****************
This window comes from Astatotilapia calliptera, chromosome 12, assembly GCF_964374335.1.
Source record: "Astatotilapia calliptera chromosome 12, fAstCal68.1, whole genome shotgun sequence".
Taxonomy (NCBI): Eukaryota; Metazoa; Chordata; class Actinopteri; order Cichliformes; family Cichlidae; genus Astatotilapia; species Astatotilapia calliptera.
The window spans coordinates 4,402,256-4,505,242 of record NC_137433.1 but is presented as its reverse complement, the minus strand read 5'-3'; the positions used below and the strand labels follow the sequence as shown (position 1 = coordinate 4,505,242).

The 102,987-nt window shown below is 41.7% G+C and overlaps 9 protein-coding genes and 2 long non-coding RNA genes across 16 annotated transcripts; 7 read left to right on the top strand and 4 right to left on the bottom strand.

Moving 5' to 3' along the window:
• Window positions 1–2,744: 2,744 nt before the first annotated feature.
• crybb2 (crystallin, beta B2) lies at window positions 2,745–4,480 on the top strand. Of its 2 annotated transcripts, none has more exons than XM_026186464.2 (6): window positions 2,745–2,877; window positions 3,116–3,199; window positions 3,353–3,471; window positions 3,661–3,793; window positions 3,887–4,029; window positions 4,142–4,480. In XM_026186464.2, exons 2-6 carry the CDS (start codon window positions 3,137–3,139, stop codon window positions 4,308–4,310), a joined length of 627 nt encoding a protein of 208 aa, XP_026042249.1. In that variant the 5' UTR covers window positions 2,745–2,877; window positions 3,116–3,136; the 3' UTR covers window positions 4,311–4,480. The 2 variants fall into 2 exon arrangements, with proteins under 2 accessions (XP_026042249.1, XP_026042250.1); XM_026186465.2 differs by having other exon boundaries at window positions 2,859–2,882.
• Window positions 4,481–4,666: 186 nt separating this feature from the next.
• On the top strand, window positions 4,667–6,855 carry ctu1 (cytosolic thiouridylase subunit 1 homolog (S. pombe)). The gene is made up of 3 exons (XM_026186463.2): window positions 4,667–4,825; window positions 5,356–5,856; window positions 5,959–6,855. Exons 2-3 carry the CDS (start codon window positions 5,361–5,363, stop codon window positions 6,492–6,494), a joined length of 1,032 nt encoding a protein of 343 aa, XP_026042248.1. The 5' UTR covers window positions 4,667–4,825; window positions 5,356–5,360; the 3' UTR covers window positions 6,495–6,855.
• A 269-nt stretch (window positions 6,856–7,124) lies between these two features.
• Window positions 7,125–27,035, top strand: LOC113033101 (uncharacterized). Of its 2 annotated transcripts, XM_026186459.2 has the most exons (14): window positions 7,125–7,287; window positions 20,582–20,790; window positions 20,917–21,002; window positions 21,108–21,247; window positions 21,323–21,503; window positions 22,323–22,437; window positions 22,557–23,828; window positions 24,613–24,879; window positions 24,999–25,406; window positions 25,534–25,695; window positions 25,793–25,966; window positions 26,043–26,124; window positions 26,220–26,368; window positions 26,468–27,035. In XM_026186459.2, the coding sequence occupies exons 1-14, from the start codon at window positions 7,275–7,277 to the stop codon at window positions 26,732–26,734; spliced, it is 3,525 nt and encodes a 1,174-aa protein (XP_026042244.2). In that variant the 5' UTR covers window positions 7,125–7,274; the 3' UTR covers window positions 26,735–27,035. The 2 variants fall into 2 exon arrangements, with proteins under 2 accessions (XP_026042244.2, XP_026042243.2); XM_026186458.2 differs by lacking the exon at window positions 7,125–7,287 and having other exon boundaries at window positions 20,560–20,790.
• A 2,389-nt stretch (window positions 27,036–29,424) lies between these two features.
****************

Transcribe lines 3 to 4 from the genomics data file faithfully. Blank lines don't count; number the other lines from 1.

Taxonomy (NCBI): Eukaryota; Metazoa; Chordata; class Actinopteri; order Cichliformes; family Cichlidae; genus Astatotilapia; species Astatotilapia calliptera.
The window spans coordinates 4,402,256-4,505,242 of record NC_137433.1 but is presented as its reverse complement, the minus strand read 5'-3'; the positions used below and the strand labels follow the sequence as shown (position 1 = coordinate 4,505,242).